Riedel, Alexander; Sagata, Katayo; Surbakti, Suriani; Rene Tänzler; Michael Balke
Linkages between geology and fish assemblages have been inferred in many regions throughout the world, but no studies have yet investigated whether fish assemblages differ across geologies in Mesoamerica. The goals of our study were to: 1) compare physicochemical conditions and fish-assemblage structure across 2 geologic types in headwaters of the Monkey River Basin, Belize, and 2) describe basin-scale patterns in fish community composition and structure for the benefit of conservation efforts. We censused headwater-pool fishes by direct observation, and assessed habitat size, structure, and water chemistry to compare habitat and fish richness, diversity, evenness, and density between streams in the variably metamorphosed sedimentary geologic type typical of 80% of Belize's Maya Mountains (the Santa Rosa Group), and an anomalous extrusive geologic formation in the same area (the Bladen Volcanic Member). We also collected species-presence data from 20 sites throughout the basin for analyses of compositional patterns from the headwaters to the top of the estuary. Thirty-nine fish species in 21 families were observed. Poeciliids were numerically dominant, making up 39% of individuals captured, followed by characins (25%), and cichlids (20%). Cichlidae was the most species-rich family (7 spp.), followed by Poeciliidae (6 spp.). Habitat size and water chemistry differed strongly between geologic types, but habitat diversity did not. Major fish-assemblage differences also were not obvious between geologies, despite a marked difference in the presence of the aquatic macrophyte, Marathrum oxycarpum (Podostemaceae), which covered 37% of the stream bottom in high-nutrient streams draining the Santa Rosa Group, and did not occur in the low-P streams draining the Bladen Volcanic Member. Correlation analyses suggested that distance from the sea and amount of cover within pools are important to fish-assemblage structure, but that differing abiotic factors may influence assemblage structure within each geologic type. The fauna showed weak compositional zonation into 3 groups (headwaters, coastal plain, and nearshore). Nearly 20% of the fish species collected have migratory life cycles (including Joturus pichardi, Agonostomus monticola, and Gobiomorus dormitor) that use freshwater and marine habitats. Some of these species probably rely on a natural flow regime and longitudinal connectivity for reproduction and dispersal of young, and natural flow regime and longitudinal connectivity are important factors for maintenance of functional linkages between the uplands and the coast in the ridge-to-reef corridor where the Monkey River is located. Therefore, we suggest that the viability of migratory fish populations may be a good biological indicator of upland-to-estuary connectivity important both to fishes and coastal ecosystem function. We recommend follow-up studies to substantiate the relative strengths of relationships between community structure and abiotic factors in contrasting geologies and to examine potential bottom-up responses of stream biota to the higher nutrient levels that were observed in stream waters draining the Santa Rosa Group geologic type.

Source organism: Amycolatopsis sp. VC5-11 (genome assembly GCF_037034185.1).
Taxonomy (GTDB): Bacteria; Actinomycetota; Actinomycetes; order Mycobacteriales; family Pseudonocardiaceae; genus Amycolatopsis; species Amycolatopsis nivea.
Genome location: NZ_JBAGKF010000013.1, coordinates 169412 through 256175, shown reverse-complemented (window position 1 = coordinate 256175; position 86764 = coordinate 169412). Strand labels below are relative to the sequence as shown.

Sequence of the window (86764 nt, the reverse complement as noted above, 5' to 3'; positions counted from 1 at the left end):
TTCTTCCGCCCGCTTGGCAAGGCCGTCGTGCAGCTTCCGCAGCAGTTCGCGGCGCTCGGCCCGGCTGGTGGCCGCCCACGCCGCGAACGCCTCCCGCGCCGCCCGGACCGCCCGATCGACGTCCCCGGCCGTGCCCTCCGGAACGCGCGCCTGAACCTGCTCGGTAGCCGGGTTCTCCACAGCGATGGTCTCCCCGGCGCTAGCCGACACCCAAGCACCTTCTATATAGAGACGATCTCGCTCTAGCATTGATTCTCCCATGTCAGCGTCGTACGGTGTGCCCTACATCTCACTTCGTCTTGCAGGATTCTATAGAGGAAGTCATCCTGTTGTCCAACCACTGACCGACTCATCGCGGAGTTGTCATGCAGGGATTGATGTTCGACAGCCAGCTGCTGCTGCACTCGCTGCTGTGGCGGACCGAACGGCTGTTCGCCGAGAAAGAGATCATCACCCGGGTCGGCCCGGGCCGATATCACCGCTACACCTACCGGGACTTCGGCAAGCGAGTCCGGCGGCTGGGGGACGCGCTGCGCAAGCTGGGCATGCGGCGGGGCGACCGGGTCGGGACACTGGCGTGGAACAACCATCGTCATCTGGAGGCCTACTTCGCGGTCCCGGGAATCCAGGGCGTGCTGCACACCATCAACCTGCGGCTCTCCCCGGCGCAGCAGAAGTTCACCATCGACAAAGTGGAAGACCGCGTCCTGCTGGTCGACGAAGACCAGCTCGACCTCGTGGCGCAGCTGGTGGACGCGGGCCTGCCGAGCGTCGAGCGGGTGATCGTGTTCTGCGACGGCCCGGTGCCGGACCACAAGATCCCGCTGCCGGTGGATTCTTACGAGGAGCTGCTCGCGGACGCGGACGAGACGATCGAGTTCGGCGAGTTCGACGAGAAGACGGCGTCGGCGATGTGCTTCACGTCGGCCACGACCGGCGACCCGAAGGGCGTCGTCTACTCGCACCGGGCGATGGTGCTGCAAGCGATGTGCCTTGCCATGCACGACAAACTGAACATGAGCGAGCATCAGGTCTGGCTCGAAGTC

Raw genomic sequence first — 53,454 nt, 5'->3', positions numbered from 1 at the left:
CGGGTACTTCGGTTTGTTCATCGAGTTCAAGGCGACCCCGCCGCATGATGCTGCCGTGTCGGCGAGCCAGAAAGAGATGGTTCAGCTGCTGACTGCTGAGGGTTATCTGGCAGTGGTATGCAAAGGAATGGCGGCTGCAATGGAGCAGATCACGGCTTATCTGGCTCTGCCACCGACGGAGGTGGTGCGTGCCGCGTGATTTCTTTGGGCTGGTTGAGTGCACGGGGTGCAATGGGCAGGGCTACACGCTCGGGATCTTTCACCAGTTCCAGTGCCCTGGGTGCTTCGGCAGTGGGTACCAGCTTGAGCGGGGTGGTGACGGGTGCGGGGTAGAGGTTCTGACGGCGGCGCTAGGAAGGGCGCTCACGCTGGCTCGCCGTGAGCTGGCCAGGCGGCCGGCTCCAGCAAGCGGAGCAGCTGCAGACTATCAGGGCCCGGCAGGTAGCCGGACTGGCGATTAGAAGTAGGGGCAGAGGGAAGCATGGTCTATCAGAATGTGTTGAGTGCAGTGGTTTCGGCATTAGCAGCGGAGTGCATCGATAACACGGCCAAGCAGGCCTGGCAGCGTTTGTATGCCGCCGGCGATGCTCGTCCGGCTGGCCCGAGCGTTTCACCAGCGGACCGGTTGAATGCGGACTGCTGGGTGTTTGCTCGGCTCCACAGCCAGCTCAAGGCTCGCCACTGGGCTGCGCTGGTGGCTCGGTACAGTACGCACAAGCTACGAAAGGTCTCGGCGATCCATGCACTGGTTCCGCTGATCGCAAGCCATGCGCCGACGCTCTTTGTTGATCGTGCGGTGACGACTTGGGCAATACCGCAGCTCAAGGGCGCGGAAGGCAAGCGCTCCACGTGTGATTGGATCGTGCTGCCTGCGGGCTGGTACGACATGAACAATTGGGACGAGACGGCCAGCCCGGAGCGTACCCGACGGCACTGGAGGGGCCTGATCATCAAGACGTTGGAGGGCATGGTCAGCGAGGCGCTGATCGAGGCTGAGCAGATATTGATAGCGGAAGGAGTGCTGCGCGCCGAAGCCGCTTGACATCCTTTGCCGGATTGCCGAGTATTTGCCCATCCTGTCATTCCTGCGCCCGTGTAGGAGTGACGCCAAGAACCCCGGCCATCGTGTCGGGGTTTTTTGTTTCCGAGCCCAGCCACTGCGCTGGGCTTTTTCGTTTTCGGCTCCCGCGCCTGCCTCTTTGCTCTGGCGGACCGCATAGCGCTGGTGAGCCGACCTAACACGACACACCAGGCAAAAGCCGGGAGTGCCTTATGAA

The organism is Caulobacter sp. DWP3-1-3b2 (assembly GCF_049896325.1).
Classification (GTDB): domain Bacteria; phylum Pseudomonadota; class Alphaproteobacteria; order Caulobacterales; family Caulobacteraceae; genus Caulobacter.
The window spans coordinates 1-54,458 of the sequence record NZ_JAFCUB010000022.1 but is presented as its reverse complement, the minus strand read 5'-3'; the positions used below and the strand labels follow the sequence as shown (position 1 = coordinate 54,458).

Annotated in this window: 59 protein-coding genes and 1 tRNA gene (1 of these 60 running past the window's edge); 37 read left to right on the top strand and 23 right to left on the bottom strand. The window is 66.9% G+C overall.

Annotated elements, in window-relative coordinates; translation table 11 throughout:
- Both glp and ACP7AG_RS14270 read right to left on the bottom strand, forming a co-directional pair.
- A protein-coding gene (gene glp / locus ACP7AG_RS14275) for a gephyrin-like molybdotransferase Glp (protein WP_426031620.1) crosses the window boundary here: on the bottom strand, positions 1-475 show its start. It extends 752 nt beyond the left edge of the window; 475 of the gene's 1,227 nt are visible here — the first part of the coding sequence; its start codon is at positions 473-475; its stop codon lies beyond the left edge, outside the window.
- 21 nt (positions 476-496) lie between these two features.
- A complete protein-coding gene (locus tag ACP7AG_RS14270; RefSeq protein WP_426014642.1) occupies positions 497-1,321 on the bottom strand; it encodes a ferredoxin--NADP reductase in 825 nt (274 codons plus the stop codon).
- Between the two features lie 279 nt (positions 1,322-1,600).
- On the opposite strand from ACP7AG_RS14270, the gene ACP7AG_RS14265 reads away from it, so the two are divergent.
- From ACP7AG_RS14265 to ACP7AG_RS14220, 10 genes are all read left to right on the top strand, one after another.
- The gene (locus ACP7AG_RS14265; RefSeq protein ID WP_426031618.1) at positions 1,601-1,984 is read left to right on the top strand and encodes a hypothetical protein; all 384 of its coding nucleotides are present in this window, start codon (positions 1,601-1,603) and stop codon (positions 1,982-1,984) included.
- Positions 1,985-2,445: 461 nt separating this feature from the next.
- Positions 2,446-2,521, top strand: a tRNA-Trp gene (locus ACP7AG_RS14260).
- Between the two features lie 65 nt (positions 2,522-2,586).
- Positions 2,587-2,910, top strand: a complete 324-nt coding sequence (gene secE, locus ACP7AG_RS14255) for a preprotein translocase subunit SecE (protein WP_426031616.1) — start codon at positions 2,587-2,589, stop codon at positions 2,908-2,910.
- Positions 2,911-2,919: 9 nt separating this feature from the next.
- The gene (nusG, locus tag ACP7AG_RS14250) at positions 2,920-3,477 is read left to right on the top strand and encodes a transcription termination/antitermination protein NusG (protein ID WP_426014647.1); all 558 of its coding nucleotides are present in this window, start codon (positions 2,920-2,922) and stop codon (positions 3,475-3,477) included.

Esselman, P.C.; Freeman, M.C.; Pringle, C.M.